But even putting the same labeling requirement to one side for a moment, the lawmakers say that FDA’s proposal threatens to undermine the purpose of the Hatch-Waxman Amendments:

Allowing generic manufacturers to unilaterally change their labeling means potentially dozens of drugs that are chemically and biologically identical might nonetheless bear different safety information, confusing patients and prescribers alike.  The labeling on the generic products should be ide tical to the labeling on the branded product so providers and patients are comfortable with the risks and benefits of the product they are using regardless of the name of the company on the bottle or vial.

In a move that is likely to provide much fodder for comment on FDA’s proposal (as well as in any litigation that might ultimately result if FDA finalizes the proposal), the lawmakers ask that FDA respons to a series of questions by Febryary 5, 2014:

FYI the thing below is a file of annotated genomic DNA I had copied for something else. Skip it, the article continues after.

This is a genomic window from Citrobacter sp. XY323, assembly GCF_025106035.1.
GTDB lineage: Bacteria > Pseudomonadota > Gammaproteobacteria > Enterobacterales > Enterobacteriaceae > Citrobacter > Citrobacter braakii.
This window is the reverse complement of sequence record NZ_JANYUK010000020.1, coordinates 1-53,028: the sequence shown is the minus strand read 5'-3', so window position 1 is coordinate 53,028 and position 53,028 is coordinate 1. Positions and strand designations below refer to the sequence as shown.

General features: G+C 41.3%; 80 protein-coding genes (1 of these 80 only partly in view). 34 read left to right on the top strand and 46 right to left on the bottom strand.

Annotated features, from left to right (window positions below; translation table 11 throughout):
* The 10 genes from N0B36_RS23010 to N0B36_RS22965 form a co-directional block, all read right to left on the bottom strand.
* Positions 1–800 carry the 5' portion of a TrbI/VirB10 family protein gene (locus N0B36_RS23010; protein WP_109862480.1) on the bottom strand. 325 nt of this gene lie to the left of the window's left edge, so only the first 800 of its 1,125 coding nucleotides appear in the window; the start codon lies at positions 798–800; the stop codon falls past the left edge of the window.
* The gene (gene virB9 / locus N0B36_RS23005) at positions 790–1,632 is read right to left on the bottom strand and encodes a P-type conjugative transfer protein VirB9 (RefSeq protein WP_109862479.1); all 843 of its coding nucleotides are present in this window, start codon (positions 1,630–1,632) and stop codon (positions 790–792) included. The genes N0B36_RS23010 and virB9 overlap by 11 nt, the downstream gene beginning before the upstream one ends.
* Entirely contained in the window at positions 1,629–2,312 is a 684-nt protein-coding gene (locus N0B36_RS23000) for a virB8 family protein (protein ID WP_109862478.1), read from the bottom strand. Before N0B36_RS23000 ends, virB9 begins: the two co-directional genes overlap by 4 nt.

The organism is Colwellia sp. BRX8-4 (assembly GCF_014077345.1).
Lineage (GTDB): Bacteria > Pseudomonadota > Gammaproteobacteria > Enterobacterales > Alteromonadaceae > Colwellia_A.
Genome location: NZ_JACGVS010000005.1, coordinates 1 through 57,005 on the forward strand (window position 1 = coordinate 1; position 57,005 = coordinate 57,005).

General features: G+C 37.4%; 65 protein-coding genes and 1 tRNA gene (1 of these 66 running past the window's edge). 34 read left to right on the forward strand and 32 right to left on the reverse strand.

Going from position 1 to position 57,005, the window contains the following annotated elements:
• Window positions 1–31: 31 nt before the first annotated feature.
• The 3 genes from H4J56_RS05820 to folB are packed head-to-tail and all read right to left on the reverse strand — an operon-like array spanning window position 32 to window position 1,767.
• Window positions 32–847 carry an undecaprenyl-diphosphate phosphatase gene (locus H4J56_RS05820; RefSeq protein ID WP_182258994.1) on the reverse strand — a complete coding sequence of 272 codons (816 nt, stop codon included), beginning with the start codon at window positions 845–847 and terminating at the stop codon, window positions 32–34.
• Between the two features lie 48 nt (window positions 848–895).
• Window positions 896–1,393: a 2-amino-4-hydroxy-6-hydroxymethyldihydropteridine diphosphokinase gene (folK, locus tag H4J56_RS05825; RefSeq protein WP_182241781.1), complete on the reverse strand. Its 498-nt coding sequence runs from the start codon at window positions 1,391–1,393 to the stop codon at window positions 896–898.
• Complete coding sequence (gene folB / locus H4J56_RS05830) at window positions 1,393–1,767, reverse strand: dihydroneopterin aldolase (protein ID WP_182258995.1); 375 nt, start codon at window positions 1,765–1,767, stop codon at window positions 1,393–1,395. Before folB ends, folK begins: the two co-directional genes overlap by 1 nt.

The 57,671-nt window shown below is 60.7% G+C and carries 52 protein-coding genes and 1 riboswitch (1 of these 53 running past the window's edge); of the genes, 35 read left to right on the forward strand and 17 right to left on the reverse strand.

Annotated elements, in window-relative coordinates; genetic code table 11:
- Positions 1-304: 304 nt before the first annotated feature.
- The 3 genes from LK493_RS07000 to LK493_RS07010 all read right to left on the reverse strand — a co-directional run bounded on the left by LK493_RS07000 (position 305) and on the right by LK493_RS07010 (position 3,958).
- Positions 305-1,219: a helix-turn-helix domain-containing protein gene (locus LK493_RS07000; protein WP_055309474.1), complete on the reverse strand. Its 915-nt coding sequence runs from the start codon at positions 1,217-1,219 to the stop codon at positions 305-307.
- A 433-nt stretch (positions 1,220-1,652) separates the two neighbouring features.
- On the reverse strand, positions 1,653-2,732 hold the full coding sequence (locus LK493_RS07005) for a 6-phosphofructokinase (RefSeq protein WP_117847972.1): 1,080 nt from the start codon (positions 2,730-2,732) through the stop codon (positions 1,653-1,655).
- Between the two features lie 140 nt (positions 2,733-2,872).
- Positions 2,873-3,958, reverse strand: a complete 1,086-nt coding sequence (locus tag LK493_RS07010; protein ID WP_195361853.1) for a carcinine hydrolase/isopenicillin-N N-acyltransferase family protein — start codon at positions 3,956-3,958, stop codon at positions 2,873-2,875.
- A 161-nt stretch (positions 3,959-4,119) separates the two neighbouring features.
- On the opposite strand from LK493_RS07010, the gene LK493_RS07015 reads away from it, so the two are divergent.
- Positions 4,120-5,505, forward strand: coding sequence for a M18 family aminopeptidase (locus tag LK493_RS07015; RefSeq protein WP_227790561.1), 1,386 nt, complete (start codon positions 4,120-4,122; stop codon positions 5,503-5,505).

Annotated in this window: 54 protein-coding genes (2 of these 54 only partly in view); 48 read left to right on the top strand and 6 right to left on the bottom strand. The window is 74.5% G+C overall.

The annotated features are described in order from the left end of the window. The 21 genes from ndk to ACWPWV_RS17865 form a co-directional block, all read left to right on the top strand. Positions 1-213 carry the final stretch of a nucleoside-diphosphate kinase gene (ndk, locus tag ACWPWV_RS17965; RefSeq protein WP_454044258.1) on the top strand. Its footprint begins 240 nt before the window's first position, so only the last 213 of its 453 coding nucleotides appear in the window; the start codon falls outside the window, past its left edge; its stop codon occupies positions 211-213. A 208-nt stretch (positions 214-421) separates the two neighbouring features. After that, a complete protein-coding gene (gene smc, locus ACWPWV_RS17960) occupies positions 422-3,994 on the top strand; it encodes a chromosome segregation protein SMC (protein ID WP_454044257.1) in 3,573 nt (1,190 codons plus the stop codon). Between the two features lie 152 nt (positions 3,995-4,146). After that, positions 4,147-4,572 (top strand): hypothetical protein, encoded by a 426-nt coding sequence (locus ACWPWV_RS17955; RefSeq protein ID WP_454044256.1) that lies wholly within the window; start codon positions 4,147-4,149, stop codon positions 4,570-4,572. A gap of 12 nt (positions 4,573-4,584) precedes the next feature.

1. For the period of time after a generic drug has submitted a CBE-0 supplement, please explain how the generic drug’s label will be “the same as the labeling approved for the requirements included in sections 505(j)(2)(A)(i)-(v) of the Hatch-Waxman Act extend beyond the date of approval?

2.  Please explain the benefit of having proposed label changes published on a public website before FDA consideration, undermining FDA’s current role as the gatekeeper and deciding authority for changes to a drug’s label.

3.  Please provide the names of any executive branch employees outside the FDA who were involved in the decision to proceed with this proposed rule or who participated in drafting or reviewing it.

4.  What is FDA’s policy on when an adverse event needs to be listed on the label?  Are there standards around the prevalence or severity of the adverse event that are necessary before it rises to a labeling change?